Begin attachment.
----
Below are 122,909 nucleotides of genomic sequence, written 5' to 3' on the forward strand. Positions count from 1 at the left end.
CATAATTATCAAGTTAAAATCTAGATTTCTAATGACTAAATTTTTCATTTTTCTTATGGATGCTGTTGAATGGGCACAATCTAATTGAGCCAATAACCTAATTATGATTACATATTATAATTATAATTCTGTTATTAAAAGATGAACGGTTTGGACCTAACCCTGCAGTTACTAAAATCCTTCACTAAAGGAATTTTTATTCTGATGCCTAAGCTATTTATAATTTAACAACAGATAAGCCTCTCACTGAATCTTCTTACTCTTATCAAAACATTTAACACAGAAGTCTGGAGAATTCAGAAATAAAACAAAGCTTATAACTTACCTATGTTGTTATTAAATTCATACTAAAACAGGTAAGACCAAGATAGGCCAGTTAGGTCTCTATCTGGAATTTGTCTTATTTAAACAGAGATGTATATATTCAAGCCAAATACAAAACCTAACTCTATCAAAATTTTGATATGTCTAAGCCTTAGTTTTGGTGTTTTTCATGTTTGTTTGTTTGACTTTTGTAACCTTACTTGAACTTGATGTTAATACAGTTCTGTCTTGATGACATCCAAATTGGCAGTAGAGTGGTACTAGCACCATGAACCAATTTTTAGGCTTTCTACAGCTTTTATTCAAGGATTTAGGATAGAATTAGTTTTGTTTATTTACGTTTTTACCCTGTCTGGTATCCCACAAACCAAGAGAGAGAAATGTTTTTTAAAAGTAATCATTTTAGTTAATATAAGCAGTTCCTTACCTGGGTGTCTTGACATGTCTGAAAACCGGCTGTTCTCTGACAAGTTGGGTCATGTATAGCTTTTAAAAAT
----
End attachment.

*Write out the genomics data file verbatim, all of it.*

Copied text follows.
Below are 122,909 nucleotides of genomic sequence, written 5' to 3' on the forward strand. Positions count from 1 at the left end.
CATAATTATCAAGTTAAAATCTAGATTTCTAATGACTAAATTTTTCATTTTTCTTATGGATGCTGTTGAATGGGCACAATCTAATTGAGCCAATAACCTAATTATGATTACATATTATAATTATAATTCTGTTATTAAAAGATGAACGGTTTGGACCTAACCCTGCAGTTACTAAAATCCTTCACTAAAGGAATTTTTATTCTGATGCCTAAGCTATTTATAATTTAACAACAGATAAGCCTCTCACTGAATCTTCTTACTCTTATCAAAACATTTAACACAGAAGTCTGGAGAATTCAGAAATAAAACAAAGCTTATAACTTACCTATGTTGTTATTAAATTCATACTAAAACAGGTAAGACCAAGATAGGCCAGTTAGGTCTCTATCTGGAATTTGTCTTATTTAAACAGAGATGTATATATTCAAGCCAAATACAAAACCTAACTCTATCAAAATTTTGATATGTCTAAGCCTTAGTTTTGGTGTTTTTCATGTTTGTTTGTTTGACTTTTGTAACCTTACTTGAACTTGATGTTAATACAGTTCTGTCTTGATGACATCCAAATTGGCAGTAGAGTGGTACTAGCACCATGAACCAATTTTTAGGCTTTCTACAGCTTTTATTCAAGGATTTAGGATAGAATTAGTTTTGTTTATTTACGTTTTTACCCTGTCTGGTATCCCACAAACCAAGAGAGAGAAATGTTTTTTAAAAGTAATCATTTTAGTTAATATAAGCAGTTCCTTACCTGGGTGTCTTGACATGTCTGAAAACCGGCTGTTCTCTGACAAGTTGGGTCATGTATAGCTTTTAAAAAT